WED.July 23: MACARONI SURPRISE.........................4.99

THURSDAYS: CHINESE FOOD...Made in our Deli..100g.1.69

FRIDAYS: BORSCHT or CHILI.....small3.29...large 4.29

               CABBAGE ROLLS.............................2 / 4.99

               PEROGIES.......................................6 / 2.99

               CHICKEN WINGS..............................5 / 2.00

Prices in effect: Fri. July 18 - Thurs. July 24        ** Quantities Limited, While Stocks Last **

 

www.oliversupervalu.com

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Please note

transit

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Moonlight Serenade

new romance

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Rural report with Laird Smith

I keep my ear tuned to the weather in BC which right now is perfect for fruit. I just think of those peaches growing fat and juicy. What a delight!

This kind of heat BC is getting now is perfect for cantaloupe. Those melons will be so sweet and juicy. I would rather eat a cantaloupe than a peach, maybe because there is more to eat with a cantaloupe.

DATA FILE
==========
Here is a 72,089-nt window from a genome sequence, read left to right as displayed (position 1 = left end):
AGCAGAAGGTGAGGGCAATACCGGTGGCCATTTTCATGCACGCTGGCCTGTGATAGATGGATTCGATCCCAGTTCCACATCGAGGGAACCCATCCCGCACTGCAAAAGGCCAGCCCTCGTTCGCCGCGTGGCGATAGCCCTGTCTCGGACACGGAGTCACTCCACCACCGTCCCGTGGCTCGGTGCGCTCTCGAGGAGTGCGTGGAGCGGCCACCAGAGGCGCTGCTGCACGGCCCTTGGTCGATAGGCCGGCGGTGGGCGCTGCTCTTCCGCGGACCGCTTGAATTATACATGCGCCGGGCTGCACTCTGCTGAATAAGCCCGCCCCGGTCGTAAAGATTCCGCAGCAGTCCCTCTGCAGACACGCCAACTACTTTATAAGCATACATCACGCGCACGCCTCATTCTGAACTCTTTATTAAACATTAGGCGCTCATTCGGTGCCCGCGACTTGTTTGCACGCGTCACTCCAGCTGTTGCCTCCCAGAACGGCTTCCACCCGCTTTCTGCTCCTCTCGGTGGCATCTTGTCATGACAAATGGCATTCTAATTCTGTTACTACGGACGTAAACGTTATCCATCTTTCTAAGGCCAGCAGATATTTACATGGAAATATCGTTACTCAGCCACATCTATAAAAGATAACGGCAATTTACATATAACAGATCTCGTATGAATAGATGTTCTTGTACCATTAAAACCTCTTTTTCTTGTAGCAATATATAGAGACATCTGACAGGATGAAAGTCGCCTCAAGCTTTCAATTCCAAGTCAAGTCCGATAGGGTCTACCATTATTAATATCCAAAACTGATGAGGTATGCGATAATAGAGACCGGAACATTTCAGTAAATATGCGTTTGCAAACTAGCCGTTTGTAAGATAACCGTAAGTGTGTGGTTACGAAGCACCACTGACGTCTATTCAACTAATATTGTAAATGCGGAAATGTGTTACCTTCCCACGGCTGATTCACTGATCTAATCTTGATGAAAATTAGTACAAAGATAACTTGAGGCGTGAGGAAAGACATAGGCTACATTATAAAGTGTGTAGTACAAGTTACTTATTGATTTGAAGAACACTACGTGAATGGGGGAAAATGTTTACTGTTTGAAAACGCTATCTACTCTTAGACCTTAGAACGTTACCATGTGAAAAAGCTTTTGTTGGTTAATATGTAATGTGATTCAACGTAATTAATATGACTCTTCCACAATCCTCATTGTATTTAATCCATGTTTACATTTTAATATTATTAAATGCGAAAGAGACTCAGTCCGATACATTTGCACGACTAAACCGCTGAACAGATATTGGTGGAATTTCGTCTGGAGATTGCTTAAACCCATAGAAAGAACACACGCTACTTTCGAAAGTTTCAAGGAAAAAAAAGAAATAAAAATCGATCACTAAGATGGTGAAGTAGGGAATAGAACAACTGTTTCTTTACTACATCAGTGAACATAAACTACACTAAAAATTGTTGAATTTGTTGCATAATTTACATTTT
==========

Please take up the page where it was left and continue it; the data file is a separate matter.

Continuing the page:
Last week we purchased peaches from a fruit pedlar at our local farmer’s market in Edmonton, but I wasn’t happy with the flat sided peaches. They just were not up to par. Why did we buy them? We were hoping the taste would be alright. Some were sour and some were sweet. They were Oliver peaches grown by someone I know. Next purchase we will be looking for well rounded fruit.

As a boy, picking peaches was the most difficult job in the whole orchard. First, you had to cup your hand around the peach to pick it off the tree. If you removed the peach any other way you would bruise it with your finger tips.